The State should get the hell out of Banking – and I mean literally, in the sense that it should not even issue Monies if it holds an enforced monopoly on this activity, legitimised directly by itself. I am not going so far as to say that a State should not issue a Money at all – just that others ought to be allowed to compete.
The Free Market will discover very fast whose moneys are worth something and whose are not.
The kneejerk-Daily-Wail-three-health-scares-a-week-MSM-rag-style lynching of “bankers” for our current woes, caused as they actually are by a profligate and financially-incontinent Stalinist State, ought to be exposed for what it is: fingering an easy and conspicuous small target instead of the real culprits. Shades of Hitler and the Jews under Weimar and later, come to mind.
In the 90s and early 2000s, poor old Sir Fred Goodwin was only doing what all other “successful” (in the context of the time) bankers were doing, only more aggressively. He’s Scotch after all, so we can’t blame him for his aggression in business either.
These people were responding in a logical way to what the British State Treasury was doing to its own (monopoly) money: they were “getting it away”. What would we have done in their stead? Inside the only system they knew, they were trying to turn worthless paper into (at least some) performing assets.
In the Observer, he analyses how it all came about.
But to explain, perhaps, to other libertarians, why I have seemed to be praising what seems to be a lefty writing somethng, I ought to have included the link to Coffee House where his article was summarised. here’s part of what he meant:-
“the paradox of the 1997 Labour government was that it was at once a left- and a right-wing administration. It wanted a huge public works programme. It aimed to redistribute enormous amounts of wealth. To achieve both these desirable goals, it made a bargain with the markets. All right, the political left said, we will accept extremes of wealth we once denounced as obscene. With the City accounting for a fifth of the British economy, we will embrace your speculators and not drive them overseas with tough regulation. If the authorities overseeing the Wall Street markets or the Frankfurt bourse become too inquisitive, capital will always be able to find a sanctuary from scrutiny here. Nor will we restrict the operations of financial services even though they are entrapping our supporters in levels of debt that the puritan in us finds frightening. We will concede all this if in return you will give us the tax revenues that will allow us to build the new schools and hospitals, and increase the incomes of our struggling constituents. For all its virtuous intentions, the political left was living off the proceeds of loose financial morals. Prostituting itself, to be blunt.”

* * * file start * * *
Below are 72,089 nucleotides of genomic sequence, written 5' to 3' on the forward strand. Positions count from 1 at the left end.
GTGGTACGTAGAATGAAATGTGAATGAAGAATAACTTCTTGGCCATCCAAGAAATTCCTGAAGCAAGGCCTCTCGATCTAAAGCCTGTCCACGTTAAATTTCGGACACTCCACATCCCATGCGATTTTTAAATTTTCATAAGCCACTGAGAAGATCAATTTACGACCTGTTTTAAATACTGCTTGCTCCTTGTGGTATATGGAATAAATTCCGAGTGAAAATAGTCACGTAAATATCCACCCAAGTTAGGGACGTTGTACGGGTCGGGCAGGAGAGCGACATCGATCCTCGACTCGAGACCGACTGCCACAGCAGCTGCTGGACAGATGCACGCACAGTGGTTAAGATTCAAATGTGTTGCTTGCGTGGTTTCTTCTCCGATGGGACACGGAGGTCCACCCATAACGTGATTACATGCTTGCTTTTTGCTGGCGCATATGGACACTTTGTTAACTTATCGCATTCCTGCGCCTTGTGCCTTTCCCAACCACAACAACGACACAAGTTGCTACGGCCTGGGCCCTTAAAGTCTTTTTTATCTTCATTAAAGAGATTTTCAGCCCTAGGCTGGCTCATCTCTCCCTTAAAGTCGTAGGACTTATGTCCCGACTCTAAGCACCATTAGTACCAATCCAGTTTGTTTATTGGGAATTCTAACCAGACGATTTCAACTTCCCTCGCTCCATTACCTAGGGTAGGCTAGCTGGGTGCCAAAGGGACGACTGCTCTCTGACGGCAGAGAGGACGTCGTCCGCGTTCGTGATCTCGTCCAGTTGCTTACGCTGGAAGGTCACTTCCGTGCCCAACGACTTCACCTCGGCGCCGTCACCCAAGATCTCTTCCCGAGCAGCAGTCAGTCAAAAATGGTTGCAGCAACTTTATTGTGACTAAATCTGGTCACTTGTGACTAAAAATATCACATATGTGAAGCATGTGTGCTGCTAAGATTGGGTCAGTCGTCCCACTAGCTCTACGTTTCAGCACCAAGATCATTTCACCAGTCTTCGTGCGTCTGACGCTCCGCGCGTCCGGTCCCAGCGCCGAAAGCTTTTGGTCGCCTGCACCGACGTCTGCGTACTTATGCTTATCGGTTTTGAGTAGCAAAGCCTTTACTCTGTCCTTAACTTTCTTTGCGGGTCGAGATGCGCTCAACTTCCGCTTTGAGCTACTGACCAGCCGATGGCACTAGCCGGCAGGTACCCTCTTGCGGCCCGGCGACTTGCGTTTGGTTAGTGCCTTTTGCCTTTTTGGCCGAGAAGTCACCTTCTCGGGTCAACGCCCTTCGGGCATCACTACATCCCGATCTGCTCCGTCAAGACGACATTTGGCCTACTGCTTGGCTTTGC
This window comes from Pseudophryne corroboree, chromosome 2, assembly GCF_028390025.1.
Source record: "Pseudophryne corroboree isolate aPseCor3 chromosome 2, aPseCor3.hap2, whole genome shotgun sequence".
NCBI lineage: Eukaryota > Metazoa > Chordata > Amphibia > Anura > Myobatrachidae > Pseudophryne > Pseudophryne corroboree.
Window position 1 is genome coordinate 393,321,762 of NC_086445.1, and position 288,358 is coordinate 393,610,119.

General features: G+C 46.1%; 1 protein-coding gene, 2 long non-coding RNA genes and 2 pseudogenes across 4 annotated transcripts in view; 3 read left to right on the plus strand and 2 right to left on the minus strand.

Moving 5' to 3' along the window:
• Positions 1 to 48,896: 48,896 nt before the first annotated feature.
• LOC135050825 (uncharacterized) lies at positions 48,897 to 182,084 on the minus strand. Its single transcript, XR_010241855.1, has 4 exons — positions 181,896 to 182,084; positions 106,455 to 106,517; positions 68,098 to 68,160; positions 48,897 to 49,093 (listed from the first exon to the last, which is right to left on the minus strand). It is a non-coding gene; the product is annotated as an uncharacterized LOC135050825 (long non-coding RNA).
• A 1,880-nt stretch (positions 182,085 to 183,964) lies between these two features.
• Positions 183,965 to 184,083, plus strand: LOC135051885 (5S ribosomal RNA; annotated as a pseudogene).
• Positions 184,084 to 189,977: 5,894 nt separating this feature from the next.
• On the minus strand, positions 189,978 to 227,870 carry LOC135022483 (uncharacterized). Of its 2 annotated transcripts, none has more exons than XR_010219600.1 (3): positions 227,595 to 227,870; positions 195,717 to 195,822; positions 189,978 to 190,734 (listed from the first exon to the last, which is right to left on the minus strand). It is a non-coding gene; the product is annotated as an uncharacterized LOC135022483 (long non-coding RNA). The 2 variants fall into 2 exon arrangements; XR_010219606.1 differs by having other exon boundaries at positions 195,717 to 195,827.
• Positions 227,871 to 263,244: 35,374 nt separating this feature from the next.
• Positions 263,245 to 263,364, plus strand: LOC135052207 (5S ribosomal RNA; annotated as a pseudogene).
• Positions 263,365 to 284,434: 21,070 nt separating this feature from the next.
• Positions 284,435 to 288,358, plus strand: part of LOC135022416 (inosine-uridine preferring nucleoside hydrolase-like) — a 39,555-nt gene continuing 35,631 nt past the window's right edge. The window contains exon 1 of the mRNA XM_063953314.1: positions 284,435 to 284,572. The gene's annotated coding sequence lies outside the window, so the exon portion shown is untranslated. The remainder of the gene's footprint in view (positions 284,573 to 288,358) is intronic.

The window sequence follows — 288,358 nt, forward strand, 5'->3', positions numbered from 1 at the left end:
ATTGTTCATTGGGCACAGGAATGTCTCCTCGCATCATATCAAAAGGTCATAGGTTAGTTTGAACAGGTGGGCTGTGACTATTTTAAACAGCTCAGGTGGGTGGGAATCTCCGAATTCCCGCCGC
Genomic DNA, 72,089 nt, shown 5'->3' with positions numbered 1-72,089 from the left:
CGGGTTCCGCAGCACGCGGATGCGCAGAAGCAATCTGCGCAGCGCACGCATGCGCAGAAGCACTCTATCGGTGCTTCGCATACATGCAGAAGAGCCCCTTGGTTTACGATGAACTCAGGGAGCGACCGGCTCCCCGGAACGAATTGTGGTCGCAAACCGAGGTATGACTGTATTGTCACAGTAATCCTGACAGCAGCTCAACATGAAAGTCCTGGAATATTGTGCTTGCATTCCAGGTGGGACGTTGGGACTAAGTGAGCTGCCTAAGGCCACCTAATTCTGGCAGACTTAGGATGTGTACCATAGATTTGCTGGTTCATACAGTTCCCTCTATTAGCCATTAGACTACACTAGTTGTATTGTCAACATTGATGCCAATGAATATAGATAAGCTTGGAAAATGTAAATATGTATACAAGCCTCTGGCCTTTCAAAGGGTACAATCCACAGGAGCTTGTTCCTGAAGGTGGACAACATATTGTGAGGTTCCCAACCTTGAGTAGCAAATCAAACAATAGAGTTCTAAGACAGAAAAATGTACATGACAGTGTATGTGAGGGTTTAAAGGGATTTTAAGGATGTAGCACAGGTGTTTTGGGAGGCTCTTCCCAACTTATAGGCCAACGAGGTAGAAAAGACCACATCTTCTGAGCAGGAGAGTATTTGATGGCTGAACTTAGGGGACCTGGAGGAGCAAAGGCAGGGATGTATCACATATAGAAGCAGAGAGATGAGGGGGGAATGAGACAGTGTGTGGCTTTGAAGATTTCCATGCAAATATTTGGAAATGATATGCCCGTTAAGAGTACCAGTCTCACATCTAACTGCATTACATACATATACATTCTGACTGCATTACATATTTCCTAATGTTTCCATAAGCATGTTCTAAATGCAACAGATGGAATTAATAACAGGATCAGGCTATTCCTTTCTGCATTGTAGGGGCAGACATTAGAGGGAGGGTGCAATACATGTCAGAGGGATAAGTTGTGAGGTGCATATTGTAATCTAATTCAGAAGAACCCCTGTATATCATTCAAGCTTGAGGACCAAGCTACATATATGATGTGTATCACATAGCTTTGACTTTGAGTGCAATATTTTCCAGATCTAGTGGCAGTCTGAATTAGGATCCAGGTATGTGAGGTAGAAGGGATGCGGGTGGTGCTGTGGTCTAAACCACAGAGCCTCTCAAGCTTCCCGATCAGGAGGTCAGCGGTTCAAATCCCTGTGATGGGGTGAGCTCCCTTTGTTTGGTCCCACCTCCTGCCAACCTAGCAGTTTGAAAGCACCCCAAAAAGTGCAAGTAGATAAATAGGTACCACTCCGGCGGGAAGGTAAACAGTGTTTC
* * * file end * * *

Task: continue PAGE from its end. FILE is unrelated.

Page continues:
Perhaps we’ll have some music later to celebrate.
But in the meantime, this piece from friend Paul Marks on Samizdata is good reading, about bankers, greed, other kinds of sin, and dodgy election practices in places called Chicago.
But the Alex Cartoon of today jokily makes out that this is so.
We at the LA don’t think so. A number of years ago, Brian Micklethwait published this piece for us, about taxation policy. It wasn’t the one I was looking for, but it will fill the bill just nicely as the nation’s MSM is in a hooha aboutt axation right now.
Here, you can see the whole sad thing, but…
…to prove my point in the title, I have to quote directly from the article:-
The Archbishop of York, Dr John Sentamu, condemned the financial traders who made millions by driving down the share price of leading banks as “bank robbers and asset strippers”.